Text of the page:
Critical thinking -involves two major tasks: judging the value of information and judging the strength of arguments. We decide what to believe or do based on making such judgments.

Relevance
  • Determining whether the information or arguments presented have any bearing on the matters at hand
  • Irrelevant information or argument should be rejected.
Examples:

  • A charge of irrelevance when upheld by a judge in a court of law immediately places the information presented off the record.
  • In philosophy, relevance is determined by whether the information provides knowledge about the topic, or whether the argument presented supports or negates a point of view.
Steps to Determine Relevance:

  1. Determine the topic or issue under discussion.
  2. Identify criteria to judge whether information presented relates to the topic.
  3. Sort the information into two categories: “Relevant” or “Irrelevant’
Empirical

Value

  • Information that can be verified, or obtained through the senses.
  • Non-empirical statements express beliefs, opinions, or values that cannot be verified through observation
Example:

  • “Roses are red” is an empirical statement because it can be verified by looking at some examples of roses.
  • “I like red roses” is a non-empirical statement because it expresses a value that cannot be verified by further observation.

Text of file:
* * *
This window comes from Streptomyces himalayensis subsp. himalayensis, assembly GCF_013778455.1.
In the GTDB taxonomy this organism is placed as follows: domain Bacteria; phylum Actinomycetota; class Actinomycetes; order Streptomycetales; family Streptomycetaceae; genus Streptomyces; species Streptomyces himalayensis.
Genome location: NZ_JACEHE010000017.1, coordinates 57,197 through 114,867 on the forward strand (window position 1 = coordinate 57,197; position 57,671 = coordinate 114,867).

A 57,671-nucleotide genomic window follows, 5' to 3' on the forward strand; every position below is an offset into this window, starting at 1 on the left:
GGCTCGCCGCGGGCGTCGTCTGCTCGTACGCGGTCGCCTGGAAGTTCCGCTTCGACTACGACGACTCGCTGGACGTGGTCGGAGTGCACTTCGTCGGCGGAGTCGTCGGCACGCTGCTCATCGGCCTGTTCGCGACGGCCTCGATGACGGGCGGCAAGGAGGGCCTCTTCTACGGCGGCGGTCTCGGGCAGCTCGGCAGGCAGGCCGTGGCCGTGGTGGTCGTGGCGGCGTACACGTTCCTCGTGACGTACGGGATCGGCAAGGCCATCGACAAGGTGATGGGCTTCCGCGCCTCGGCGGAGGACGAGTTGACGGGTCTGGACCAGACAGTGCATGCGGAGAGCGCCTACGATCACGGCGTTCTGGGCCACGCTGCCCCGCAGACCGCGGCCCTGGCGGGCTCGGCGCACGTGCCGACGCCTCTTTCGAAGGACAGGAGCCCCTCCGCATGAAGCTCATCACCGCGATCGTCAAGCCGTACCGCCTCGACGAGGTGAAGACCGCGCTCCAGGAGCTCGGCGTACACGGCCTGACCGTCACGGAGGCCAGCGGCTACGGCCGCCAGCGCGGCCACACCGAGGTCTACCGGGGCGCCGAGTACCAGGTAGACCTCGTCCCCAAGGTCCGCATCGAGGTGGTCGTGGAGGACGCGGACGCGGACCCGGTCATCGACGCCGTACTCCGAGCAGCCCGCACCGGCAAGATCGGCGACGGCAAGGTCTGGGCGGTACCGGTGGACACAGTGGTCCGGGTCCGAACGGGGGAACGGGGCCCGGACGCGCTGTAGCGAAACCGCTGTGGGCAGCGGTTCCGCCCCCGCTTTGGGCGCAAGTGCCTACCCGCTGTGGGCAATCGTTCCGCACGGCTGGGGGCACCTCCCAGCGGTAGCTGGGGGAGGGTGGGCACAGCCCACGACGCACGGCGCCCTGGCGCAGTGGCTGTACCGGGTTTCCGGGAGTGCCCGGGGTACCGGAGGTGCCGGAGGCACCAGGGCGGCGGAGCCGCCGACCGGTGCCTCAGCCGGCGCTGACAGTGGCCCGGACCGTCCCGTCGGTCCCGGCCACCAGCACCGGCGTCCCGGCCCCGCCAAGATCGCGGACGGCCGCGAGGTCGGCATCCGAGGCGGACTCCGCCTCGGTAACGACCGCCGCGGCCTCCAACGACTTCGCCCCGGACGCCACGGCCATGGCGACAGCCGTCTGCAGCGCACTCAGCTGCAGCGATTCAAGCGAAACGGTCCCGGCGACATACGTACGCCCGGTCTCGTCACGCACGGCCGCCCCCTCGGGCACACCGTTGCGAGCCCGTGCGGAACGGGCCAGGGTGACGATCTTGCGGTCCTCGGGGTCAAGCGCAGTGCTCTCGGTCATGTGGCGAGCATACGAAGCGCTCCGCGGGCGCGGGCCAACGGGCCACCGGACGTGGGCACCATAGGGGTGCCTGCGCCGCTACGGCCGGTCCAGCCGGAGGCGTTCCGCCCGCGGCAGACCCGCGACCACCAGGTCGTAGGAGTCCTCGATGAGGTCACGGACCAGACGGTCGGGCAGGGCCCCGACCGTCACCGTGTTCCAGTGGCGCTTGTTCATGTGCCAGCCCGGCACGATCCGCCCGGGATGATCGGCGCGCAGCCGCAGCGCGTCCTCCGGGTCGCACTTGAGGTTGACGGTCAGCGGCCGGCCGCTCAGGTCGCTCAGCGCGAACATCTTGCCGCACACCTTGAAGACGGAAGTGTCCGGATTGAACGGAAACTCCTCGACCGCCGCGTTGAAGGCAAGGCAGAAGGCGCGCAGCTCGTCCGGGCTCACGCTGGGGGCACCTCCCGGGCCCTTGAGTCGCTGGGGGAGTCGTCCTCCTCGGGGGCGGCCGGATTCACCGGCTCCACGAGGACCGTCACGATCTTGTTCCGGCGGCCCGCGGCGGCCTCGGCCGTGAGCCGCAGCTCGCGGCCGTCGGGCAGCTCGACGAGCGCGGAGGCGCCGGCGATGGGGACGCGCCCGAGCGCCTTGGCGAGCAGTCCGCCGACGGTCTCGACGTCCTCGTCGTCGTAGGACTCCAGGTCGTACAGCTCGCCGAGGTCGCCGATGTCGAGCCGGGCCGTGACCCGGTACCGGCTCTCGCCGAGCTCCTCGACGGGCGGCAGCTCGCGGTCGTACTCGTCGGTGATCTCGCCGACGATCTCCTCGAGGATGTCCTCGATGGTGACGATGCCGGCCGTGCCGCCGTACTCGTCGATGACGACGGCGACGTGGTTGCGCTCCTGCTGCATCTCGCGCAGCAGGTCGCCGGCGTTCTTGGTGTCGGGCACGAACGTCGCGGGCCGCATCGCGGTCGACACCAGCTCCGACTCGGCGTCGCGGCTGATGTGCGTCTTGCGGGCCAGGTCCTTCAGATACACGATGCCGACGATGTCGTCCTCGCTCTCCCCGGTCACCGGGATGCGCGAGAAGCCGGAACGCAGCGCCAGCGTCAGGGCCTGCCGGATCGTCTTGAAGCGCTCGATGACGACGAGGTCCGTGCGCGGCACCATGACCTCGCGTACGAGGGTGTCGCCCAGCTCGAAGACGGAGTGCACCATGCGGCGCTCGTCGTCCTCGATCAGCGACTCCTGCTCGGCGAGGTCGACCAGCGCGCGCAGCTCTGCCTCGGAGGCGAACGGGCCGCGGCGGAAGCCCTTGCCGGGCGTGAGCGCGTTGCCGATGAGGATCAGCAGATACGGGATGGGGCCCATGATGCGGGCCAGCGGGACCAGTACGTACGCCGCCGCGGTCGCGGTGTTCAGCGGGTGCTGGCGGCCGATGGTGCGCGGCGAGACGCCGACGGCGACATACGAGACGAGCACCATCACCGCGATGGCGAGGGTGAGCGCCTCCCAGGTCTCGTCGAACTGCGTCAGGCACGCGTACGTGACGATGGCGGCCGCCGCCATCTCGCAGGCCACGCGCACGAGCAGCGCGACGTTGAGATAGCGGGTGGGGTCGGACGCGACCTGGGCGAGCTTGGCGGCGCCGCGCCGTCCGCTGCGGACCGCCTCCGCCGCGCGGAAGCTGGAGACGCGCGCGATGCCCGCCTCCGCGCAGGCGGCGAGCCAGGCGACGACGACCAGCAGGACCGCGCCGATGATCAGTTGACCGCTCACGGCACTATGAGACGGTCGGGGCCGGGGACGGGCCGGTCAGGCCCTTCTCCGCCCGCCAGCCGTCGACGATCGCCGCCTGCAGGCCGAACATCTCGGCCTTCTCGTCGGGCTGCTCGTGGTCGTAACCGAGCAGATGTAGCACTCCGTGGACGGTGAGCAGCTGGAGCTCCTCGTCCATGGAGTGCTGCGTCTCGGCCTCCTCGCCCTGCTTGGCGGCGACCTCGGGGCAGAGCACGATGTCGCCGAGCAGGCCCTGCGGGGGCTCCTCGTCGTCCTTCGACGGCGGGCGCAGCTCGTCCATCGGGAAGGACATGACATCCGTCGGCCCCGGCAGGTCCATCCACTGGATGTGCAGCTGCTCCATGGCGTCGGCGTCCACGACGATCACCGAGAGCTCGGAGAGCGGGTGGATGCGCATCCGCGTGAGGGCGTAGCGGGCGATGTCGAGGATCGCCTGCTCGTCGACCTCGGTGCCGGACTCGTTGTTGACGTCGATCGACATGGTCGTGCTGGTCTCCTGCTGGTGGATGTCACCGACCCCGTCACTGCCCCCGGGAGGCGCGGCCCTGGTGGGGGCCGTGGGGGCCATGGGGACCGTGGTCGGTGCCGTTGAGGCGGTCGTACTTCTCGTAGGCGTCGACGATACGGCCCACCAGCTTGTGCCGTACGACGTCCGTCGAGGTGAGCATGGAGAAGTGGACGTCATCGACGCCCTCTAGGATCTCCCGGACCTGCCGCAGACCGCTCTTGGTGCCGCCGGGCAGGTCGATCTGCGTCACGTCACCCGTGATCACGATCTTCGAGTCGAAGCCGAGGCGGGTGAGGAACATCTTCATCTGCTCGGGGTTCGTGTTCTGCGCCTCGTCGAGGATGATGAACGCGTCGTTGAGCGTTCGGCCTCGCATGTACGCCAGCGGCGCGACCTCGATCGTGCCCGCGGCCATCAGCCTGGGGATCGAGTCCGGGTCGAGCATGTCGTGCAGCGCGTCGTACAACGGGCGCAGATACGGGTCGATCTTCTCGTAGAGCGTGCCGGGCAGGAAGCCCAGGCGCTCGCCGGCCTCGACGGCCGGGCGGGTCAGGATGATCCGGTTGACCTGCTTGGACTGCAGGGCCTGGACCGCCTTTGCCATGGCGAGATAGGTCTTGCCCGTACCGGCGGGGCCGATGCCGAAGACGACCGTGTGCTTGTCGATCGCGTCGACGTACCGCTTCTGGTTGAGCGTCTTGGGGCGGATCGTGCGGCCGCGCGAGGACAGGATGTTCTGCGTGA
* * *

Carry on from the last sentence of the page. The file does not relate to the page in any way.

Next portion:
Determining Whether Information is Empirical:

  • It’s difficult because people often make statements that purport to be empirical but are not.
  • For example: Someone tells you, “That is an excellent movie.” Is that person making an empirical statement that can be tested by further observation, or is that person expressing their own values and preferences?
Bias
  • Viewing objects, people, or events from a particular point of view.
  • Everyone has biases.
  • Awareness of one’s own or another person’s biases enables us to understand ideas more accurately and fully
  • Bias sources: culture, experience, how you were brought up, emotional and mental nature.
The Impact of Bias:

  • Ignore some information
  • Heighten importance of certain information
  • Limited information available
Reliability
  • Information and its source can be trusted.
  • There are degrees/levels of reliability.
Ways to Judge Reliability

  • Examine the credentials of the person offering us information.
  1. Someone who has a great deal of experience in a subject
  2. Information from someone who has often provided accurate information in the past.
  3. Someone who has a solid reputation

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